Globally, the means through which payments are made has changed drastically in the last ten years. In Africa, the unbanked have been enabled to make payments using their mobile phones. 

In Asia, there has been a move to reduce the number of cash payments, by reducing large denomination notes in India to removing coins in South Korea. In Europe and the US, the use of cash has reduced through online transactions and the increasing use of card payments. In South America, both Argentina and Venezuela have made use of Bitcoin to make monetary transfers and as a store of value as an alternative to the hyperinflation of their fiat currency. 

With a changing payments landscape, Central Banks have recognized that they too need to develop to aid this transition and incorporate new technology. If a private e-money issuer was to control the majority of payments in a country and there was a clear move away from the fiat currency, the CB would lose its ability to implement monetary policy. Against this backdrop, Central Banks are trying to understand the financial and economic impact of introducing their own digital currency. Introducing CBDC would have a seismic effect on the retail banking system.

Some Central Banks have started to analyze the potential to issue digital currencies of their own. This research has been driven by the success of new technology in the financial sector, the declining use of cash, and the rise of digital currencies.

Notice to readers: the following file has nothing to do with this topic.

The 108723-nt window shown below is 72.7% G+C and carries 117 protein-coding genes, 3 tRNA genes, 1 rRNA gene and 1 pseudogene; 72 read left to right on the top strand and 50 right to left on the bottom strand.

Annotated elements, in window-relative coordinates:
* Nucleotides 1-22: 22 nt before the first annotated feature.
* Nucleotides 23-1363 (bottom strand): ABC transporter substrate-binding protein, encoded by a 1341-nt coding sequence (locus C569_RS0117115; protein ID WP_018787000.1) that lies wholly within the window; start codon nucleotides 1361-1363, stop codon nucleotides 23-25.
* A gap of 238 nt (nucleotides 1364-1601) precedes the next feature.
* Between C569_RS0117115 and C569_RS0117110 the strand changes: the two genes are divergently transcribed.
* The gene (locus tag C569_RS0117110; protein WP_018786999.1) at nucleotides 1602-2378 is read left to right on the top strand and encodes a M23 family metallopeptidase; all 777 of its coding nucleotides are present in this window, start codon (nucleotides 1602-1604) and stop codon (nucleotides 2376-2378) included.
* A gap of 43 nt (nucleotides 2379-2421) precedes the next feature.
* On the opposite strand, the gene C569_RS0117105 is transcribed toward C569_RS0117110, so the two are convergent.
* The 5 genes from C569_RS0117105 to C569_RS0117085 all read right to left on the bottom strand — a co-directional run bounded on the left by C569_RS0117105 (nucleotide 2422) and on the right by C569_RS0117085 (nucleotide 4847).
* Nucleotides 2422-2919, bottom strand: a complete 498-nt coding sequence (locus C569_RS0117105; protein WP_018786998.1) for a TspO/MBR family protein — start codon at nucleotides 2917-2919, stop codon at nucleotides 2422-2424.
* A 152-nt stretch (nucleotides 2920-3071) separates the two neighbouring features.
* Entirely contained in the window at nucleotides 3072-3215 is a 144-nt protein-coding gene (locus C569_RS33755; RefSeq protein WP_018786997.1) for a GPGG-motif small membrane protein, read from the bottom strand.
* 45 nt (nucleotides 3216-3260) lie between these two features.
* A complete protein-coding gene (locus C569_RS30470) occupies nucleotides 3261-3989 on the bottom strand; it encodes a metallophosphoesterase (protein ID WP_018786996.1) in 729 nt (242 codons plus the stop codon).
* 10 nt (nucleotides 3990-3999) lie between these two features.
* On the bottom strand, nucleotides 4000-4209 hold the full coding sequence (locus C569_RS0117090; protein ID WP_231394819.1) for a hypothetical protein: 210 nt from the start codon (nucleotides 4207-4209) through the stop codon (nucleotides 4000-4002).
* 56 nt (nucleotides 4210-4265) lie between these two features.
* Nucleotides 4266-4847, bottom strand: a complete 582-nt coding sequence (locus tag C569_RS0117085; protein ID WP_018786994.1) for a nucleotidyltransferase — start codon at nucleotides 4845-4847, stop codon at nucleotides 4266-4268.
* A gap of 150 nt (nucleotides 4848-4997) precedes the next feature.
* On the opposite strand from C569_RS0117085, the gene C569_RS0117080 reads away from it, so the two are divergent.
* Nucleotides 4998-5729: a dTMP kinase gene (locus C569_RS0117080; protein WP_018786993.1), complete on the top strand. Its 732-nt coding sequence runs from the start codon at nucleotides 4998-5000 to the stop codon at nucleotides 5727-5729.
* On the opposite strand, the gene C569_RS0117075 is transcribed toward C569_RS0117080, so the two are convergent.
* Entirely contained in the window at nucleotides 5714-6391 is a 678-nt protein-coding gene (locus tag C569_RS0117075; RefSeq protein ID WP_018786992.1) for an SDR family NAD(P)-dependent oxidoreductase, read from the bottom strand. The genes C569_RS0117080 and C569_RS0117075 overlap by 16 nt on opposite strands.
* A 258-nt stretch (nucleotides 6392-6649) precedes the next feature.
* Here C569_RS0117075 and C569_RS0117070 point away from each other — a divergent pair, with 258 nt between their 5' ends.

Image source - Bank of England CBDC Paper
According to a January 2019 report by the Bank for International Settlements (BIS), at least 40 central banks around the world are currently, or soon will be, researching and experimenting with central bank digital currency (CBDC).

CBDC is a commonly proposed application of blockchain and distributed ledger technology (DLT), it surely has attracted much interest within the central banking community for its potential to address long-standing challenges such as financial inclusion, payment efficiency, and payment system operational and cyber resilience. Including but not limited to CBDC, central banks are researching and experimenting with at least 10 specific use cases of DLT, exploring where they can potentially unlock new possibilities and improve inefficient processes.

One of the use cases focusses on the issuance of new money equivalent to – and redeemable for – its domestic currency, often simultaneously removing the equivalent amount of currency from the money supply. It may be issued for general use (“retail” CBDC) for peer-to-peer payments and payments from consumers to merchants, or for use by commercial banks and clearing houses (“wholesale” CBDC) for more efficient interbank payments that occur outside traditional correspondent banking and other payment systems. CBDC may or may not be issued using DLT, it can alternatively operate on traditional centralized technologies.